So I did my romantic Valentine’s thing, finally, on Saturday night.
If you’re not familiar with Atlanta, we have a very large chunk of granite that goes by the clever name of Stone Mountain. Once a council location for Indians, the mountain’s since had all kinds of white trash deposited on it, from a giant carving of Confederate generals to an amusement park at the bottom. In the summer there’s a nightly laser show, with laser cartoons projected onto the bare rock accompanied by corny music and fireworks. But it’s still reasonably natural at the top, with one of the best views of the city to be had anywhere, and the weather on Saturday was beautiful.
So we had a late night picnic. The crowds were sparse, and nobody would have seen us anyway. (Recent discovery: Callie will become invisible fairly quickly if she’s small enough to fit in my pocket.) ((Other recent discovery: Scaling a thirty-degree uneven granite slope is slightly scarier at night, when you’re invisible, wearing a bulky backpack, and very afraid of falling forward because your girlfriend is in your pocket.))
We admired the view at the top for a while, then backtracked to a little crevice in the rock, sheltered almost completely by an overhang. It was a nice cozy place for Callie and the backpack to become visible and to lay out our picnic. (I’d entertained some thoughts of eating on top of General Lee, but the climb would have been too difficult.)
I cooked for this. There are a very few dishes I’m good at, and spicy meatballs are among them. The spaghetti stayed warm in a big Thermos bottle, and the wine stayed chilled in an ice bag, and the dinner was quite excellent, if I may be less than humble. We talked and we laughed, and Callie forgot entirely that she was mad at me.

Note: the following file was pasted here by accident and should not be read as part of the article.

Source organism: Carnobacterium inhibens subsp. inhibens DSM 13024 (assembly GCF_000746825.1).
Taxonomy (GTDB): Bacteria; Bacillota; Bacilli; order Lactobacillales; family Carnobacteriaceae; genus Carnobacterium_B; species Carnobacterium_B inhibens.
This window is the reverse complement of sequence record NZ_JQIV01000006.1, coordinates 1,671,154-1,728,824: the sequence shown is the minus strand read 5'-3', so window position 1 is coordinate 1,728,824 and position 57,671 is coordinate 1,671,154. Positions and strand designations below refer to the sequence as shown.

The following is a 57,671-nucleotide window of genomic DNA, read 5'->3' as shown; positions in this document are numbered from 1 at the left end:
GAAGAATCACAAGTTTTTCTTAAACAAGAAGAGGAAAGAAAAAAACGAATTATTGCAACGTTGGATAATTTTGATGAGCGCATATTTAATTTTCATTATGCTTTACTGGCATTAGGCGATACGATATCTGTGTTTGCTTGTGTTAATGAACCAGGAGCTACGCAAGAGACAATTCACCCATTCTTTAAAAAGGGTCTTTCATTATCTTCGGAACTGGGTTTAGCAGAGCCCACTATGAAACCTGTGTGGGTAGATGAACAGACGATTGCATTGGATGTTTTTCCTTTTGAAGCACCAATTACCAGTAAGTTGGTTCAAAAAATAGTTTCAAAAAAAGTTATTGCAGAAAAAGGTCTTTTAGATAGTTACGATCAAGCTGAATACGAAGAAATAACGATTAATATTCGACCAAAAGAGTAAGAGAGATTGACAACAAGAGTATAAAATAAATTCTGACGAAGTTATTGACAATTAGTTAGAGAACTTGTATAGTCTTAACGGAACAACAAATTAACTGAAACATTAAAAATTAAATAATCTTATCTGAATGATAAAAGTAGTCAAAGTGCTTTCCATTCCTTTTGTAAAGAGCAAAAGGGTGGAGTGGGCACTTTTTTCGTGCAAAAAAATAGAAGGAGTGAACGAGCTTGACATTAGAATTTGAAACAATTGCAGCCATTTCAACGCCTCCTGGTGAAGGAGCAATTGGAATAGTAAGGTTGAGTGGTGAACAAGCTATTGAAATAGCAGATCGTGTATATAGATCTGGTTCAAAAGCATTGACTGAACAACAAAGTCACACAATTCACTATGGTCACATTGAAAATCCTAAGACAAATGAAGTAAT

After we’d eaten we walked around the mountain some more – not really caring if anyone was there to see Callie – and held hands. Once again I got the feeling of being watched. I mentioned this to Callie, and she felt it too. “Ghosts, maybe?” she said, and I wasn’t sure she was serious. “People have been on this mountain for, what, ten thousand years?”
“Do you still want to..?”
“Hell yes!” she said. “Let’s give the ghosts something to watch!”
We eventually went back to the crevice. In the backpack, with the food, was a sleeping bag.
When we woke up Sunday it was raining. And we were both invisible. Getting down the mountain on the slippery rock was more complicated than going up, but we managed it slowly. Nobody was there except park staff, and we decided not to worry about anyone who saw raindrops deflecting from a pair of human shapes. We’d just give them another ghost story to tell.
We spent most of the rest of Sunday in Jon & Jenna’s living room, in front of their fireplace, drinking a lot of hot cider. Callie had to leave after dinner, but she made it very clear to me that she enjoyed it. (Jenna, spying us at the front door: “Ewww! Seeing half of a French kiss is not attractive.")
And today I’m quite sure that I caught a cold again, running about in the rain, but you know what? I don’t care.
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